Can Small Businesses Afford to Advertise on Google

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Is advertising on Google and other PPC networks too expensive for your small business? The answer depends on a number of factors. Here are facts to consider before making up your mind about the feasibility of using pay-per-click ads online.

PPC
Image source: BigStockPhoto.com

One of the problems small businesses struggle with when they use Google AdWords and other forms of pay-per-click (PPC) advertising is the high per-click cost for  keywords and phrases that are associated with what they sell.  The  actual price-per-click varies greatly by the product or service, the actual keywords selected, and the position of the ad.  Adgooroo reports that the average cost per click for Adwords text ads in 2014 ranges from $0.77 to $5.82 across 9 industry categories - an increase of 26%  since 2012. 

Even within a single industry, the cost of a click can vary significantly based on the specific item or service being advertised. Try to buy the term,"criminal attorney" with a geographic location (for instance, criminal attorney, Pittsburgh), and you may have to pay $15 to $17 per-click or more to get into one of the top ad spots in Google search results for that term.

Because of the high prices, it's not unusual for small businesses to think that PPC advertising is unprofitable. It doesn't take a lot of math to see that if your own cost per conversion is $24.50 and all of the costs for the product you're selling total $26, you'd lose money on a $47.95 sale that resulted from a click on your ad.

The problem with that type of calculation, however, is that it assumes that you only sell one product, and that each customer who buys from you only buys once.

What small businesses forget when looking at the cost of their PPC ads, is that the way to benefit from advertising (in any form) isn't by selling one product one time to each customer. It's by winning the customer and getting repeat sales over a period of time. Those repeat sales may be additional purchases of the original product, or additional products you sell to the same customer.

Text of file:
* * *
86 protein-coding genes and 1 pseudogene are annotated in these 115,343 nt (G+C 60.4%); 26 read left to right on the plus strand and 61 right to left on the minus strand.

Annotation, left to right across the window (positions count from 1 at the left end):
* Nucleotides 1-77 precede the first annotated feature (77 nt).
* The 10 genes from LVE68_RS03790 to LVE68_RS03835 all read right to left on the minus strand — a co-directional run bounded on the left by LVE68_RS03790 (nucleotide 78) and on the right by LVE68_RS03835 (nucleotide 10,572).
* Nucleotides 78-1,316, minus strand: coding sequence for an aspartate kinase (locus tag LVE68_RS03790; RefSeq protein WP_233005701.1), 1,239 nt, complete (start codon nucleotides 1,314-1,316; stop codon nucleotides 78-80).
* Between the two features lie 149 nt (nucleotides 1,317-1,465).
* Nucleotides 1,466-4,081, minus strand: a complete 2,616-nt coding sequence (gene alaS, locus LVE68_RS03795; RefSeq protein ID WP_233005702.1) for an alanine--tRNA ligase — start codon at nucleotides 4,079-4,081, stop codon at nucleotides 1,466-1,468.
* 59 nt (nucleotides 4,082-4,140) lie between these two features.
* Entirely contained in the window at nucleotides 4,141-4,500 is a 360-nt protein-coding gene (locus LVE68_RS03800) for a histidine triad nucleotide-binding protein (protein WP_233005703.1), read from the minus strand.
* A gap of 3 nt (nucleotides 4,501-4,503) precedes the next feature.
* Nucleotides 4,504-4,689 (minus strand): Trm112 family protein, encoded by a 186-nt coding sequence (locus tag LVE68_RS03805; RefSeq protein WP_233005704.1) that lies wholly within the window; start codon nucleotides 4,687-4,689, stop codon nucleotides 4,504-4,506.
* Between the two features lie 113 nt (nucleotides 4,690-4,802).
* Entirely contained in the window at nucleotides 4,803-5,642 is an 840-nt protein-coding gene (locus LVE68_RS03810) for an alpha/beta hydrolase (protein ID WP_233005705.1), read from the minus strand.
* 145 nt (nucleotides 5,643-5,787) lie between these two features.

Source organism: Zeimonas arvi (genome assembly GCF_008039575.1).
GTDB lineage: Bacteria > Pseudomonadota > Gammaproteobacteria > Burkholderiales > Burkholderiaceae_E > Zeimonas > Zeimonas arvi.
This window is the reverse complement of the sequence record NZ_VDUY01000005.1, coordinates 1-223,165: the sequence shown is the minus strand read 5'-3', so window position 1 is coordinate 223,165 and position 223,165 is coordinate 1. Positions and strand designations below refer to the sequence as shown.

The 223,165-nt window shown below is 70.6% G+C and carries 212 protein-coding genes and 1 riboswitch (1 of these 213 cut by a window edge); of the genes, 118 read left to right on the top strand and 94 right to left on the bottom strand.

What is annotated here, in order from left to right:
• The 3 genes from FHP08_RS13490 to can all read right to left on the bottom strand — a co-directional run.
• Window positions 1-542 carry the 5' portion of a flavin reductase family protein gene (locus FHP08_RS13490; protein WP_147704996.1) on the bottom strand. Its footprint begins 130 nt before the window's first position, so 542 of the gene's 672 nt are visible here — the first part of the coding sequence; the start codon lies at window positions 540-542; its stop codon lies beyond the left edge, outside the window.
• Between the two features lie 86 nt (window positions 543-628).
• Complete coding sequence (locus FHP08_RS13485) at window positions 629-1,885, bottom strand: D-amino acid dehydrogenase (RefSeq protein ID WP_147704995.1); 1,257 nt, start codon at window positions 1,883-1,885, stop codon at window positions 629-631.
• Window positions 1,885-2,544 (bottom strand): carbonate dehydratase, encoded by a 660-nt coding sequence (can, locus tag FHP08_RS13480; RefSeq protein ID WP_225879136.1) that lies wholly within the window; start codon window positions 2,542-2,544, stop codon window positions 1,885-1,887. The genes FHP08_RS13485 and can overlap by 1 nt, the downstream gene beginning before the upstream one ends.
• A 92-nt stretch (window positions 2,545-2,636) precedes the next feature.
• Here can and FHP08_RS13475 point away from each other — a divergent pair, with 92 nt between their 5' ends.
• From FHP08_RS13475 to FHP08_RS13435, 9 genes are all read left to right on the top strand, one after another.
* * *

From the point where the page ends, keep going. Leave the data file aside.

Here's an example of how things can change when you look at the bigger picture:



We ran AdWords campaigns  for a group of products we used to sell, and we used tracking links as the links in the ads. Occasionally, I would look through shopping cart order for sales that didn't carry a tracking link from our PPC campaigns and look back to see how we acquired those customers to begin with, and what their history had been. 

Generally I'd choose a just a few of those orders at random, and search our database to see if the companies had previously ordered from us. (We sell to businesses, so most orders have company names in them.) If they had, then I'd pull up all their past orders, add up the total dollar amount of their purchases, and look at how long they'd been a customer. I also looked at the first order they ever placed with us to see if it came in through a click on one of our ads. That helped me gain some perspective on the value of our ads long-term.  

What I found, is that many of our repeat-order customers first found our site by clicking on one of our AdWords ads. Furthermore, the lifetime value of those customers made the pay-per-click fees we incurred to acquire them worthwhile.  

I also found that the individuals who placed the orders sometimes changed jobs, and if they were doing the same job at a different company, they placed orders with us for their new employer. It wasn't  unusual for their former employer to continue to order from us, too.

We knew, too, that many of our new customers clicked on our ads, and then once they reached our website, theyld pick up the phone and call us to place an order. Those orders nevered showed up with a referrer in our shopping cart, even though they happened because of a click on one of our PPC ads.

Reviewing sales in this way does not, of course, didn't tell us the exact ROI for our pay-per-click ads. But it did show us how we continued to benefit from a click long after the initial visit and purchase. That information, along with other statistics we gathered (such as the average dollar amount of shopping cart orders), helped us determine what we should spend on advertising.

The bottom line here: If you only have one product and can only sell that one product once to each customer, pay-per-click may not work for you unless the product or service commands a premium price. But if your customers come back to buy from you multiple times, you need to consider what the value of those repeat sales are to be able to make good decisions about how much to spend on pay-per-click and other advertising.

Copyright 2014 Janet Attard. All rights reserved.

About the author:
Janet Attard is the founder of the award-winning  Business Know-How small business web site and information resource. Janet is also the author of The Home Office And Small Business Answer Book and of Business Know-How: An Operational Guide For Home-Based and Micro-Sized Businesses with Limited Budgets.  Follow Janet on Twitter at http://www.twitter.com/JanetAttard.

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